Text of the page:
"Each summer, all the professionals and graduate students that Dr. Schwartz assembles are in charge of supervising a small crew of workers in individual excavation areas within the larger site, the ancient city," Petty says. "This was my second season supervising the digging of one particular spot. I like to stick with one place; I guess I get emotionally attached. In my excavation area, I had a strange little feature, like a tiny room with shabby, highly degraded mud brick walls. It was Jacuzzi-shaped with a large flat rock at one end and, in fact, my workers and I got to calling it the 'hamam,' which is Arabic for bath."

About halfway through the season, Petty and her workers began removing some mud bricks, which were in pretty bad shape, and exposed stone foundations. It wasn't long after that, Petty says, that they uncovered the rims of two large round pots.

"We realized they were unbroken and intact, which indicates that these pots were sitting on something," she says. "That's when I knew I had a floor. I was so excited about those pots."

She called Schwartz over to her site, and they attempted to analyze what they had found by making a "test pit," done by digging a small hole into the ground with a pick and scooping up samples of earth. That sample netted an intact black jar, a type sometimes associated with Syrian tombs.

In the next few days, Petty and her workers began the painstaking, meticulous process of excavating the room.

"I'll never forget the day we realized that this little 'hamam' was a tomb," she says. "I was standing to the side of it, looking at some large animal bones partially buried beneath the wall. I had asked our zooarchaeologist, Jill Weber, if she would come and take a look at them and tell me what they were.

"Then, one of my workers called me over to show me a fine dark gray object he had discovered while digging inside the walls of the room. I knelt down beside him and gently began dusting the dirt away with a paintbrush. I've worked four seasons at Umm el-Marra, and I have never unearthed anything made of silver or gold, so I didn't realize what I was looking at. I thought maybe it was a dark gray piece of pottery. I tapped on it and then I thought, Oh my gosh, I think this might be silver. That was when Jill called out my name and said she had come to see if I had an equid burial. I remember asking, 'Jill, take a look at this and tell me if it's what I think it is,' and Jill's face just lit up. I felt this rush of excitement."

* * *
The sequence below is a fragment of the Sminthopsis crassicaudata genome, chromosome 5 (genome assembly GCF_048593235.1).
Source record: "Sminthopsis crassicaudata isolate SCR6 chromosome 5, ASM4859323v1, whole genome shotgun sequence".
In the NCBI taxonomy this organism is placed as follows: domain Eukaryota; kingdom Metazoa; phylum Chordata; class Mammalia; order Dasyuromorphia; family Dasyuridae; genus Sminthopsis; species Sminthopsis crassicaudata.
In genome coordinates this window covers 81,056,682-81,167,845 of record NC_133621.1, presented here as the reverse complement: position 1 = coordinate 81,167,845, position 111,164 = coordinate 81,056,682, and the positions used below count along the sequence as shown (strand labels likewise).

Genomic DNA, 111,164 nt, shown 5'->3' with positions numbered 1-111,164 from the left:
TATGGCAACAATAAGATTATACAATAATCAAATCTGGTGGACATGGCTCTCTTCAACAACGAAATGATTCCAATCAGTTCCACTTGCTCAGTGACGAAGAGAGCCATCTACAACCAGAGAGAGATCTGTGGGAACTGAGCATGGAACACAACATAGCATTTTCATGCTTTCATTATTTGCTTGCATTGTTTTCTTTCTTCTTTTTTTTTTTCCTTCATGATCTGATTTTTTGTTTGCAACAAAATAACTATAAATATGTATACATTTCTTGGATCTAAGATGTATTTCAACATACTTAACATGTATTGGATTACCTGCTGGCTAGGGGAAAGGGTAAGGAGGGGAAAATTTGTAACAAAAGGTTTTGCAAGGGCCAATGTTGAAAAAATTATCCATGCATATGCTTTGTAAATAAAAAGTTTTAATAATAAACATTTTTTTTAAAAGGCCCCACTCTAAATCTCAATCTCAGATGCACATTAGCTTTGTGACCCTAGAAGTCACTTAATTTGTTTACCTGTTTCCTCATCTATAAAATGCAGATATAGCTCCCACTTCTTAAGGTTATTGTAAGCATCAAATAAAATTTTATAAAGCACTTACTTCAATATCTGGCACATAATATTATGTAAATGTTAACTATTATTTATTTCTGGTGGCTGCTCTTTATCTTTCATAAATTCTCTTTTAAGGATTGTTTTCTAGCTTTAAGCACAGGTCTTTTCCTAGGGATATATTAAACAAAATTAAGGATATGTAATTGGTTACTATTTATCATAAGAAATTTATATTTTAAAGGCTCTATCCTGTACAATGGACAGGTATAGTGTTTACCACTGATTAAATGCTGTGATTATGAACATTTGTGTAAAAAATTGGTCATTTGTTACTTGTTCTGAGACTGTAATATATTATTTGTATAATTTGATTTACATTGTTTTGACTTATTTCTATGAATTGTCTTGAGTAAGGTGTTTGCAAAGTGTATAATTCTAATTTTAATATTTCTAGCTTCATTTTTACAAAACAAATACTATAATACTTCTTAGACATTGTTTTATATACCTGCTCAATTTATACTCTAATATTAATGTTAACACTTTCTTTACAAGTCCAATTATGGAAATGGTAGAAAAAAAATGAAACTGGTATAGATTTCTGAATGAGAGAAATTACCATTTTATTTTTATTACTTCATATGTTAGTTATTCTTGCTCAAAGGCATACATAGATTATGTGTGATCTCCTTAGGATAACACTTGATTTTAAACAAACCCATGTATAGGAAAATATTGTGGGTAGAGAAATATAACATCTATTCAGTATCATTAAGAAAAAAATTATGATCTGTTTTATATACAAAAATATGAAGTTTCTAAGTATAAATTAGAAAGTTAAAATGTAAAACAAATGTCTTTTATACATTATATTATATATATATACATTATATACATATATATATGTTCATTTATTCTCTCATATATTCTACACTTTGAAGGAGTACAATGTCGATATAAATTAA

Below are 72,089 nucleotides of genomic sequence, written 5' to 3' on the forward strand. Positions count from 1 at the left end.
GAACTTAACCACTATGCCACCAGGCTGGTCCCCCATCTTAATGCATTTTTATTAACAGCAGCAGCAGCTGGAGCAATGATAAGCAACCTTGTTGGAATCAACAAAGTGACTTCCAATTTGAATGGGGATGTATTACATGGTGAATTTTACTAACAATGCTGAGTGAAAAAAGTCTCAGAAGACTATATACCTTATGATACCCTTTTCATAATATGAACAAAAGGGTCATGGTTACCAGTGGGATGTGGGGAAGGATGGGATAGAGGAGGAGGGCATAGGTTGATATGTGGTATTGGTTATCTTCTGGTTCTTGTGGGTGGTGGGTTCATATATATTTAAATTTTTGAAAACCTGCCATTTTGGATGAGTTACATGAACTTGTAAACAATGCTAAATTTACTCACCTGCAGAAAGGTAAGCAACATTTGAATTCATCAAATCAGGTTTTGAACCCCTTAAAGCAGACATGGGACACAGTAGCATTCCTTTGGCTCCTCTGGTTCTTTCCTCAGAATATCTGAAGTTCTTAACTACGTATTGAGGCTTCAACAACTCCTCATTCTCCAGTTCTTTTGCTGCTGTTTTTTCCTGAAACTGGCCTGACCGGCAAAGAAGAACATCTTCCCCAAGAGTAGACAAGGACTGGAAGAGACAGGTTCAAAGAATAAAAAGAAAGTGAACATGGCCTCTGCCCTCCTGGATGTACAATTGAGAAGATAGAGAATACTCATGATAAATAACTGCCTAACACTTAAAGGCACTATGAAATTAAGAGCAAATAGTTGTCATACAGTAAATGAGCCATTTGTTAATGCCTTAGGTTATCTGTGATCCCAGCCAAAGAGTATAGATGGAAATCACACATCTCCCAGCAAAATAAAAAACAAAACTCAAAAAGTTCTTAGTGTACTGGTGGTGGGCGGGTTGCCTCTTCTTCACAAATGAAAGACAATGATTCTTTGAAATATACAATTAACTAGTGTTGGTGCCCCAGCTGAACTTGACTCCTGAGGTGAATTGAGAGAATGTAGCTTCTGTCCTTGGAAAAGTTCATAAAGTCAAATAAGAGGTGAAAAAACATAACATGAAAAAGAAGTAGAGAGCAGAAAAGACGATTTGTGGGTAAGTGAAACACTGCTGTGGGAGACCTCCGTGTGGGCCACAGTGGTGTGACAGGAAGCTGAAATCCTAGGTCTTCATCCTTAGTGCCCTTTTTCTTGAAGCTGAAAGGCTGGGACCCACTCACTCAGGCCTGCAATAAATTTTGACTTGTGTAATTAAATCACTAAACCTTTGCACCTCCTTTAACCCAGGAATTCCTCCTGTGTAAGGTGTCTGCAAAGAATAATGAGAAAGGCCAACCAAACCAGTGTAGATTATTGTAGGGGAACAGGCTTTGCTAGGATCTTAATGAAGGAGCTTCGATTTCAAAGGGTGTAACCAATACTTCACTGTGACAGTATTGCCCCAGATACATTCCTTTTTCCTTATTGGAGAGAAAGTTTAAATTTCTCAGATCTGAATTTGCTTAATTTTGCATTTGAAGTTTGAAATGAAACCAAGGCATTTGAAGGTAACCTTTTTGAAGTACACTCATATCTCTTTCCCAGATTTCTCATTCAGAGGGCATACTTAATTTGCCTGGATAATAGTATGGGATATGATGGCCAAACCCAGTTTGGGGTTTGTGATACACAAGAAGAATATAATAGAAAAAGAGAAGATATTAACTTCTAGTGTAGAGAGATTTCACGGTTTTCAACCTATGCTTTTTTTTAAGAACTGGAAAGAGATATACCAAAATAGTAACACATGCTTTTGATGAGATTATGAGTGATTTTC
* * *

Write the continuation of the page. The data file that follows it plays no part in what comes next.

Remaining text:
Weber looked at the bones and identified them as equid, of the horse family. This was a clue that they had found a tomb, because animal sacrifices were fairly typical in ancient Syrian elite burial practices.

Petty unearthed the silver object, which was revealing itself to be a lozenge-shaped object about the size of a man's hand. One of her workers, who was sitting beside her, had suddenly stopped digging and was excitedly brushing away dirt from what was shaping up to be a human scapula.

"When Dr. Schwartz arrived to check our progress, I remember looking up at him and looking around the room--at the silver, at the pots, at the scapula--and I thought, I can't believe this is happening; this is amazing," she says. "I was having my own little Howard Carter [the Englishman who discovered King Tutankhamen's tomb] moment."

Soon the little "haman" was descended upon by Schwartz's team of experts, who began the complicated process of digging up the layers and layers of skeletons, mapping out the rooms, making drawings and dating the bones and findings.

"It was an incredible experience," Petty says. "This stuff never happens to me. In fact, a couple of nights before we discovered the tomb, I made a wish on a chicken bone to please, please, please let me find something, anything. This was so beyond anything I could have wished for, because there was that one moment where it was just me down in that tomb when I suddenly realized what we had found. It was probably one of the most thrilling moments of my life."
--Leslie Rice

Now back at Homewood, Petty is currently teaching her course, The Archaeology of Death, and is working on her dissertation, which examines anthropomorphic terra cotta figurines, focusing in particular on ancient clay figurines of women.

Related Web sites:
Some past findings from Johns Hopkins-University of Amsterdam Umm el-Marra excavations: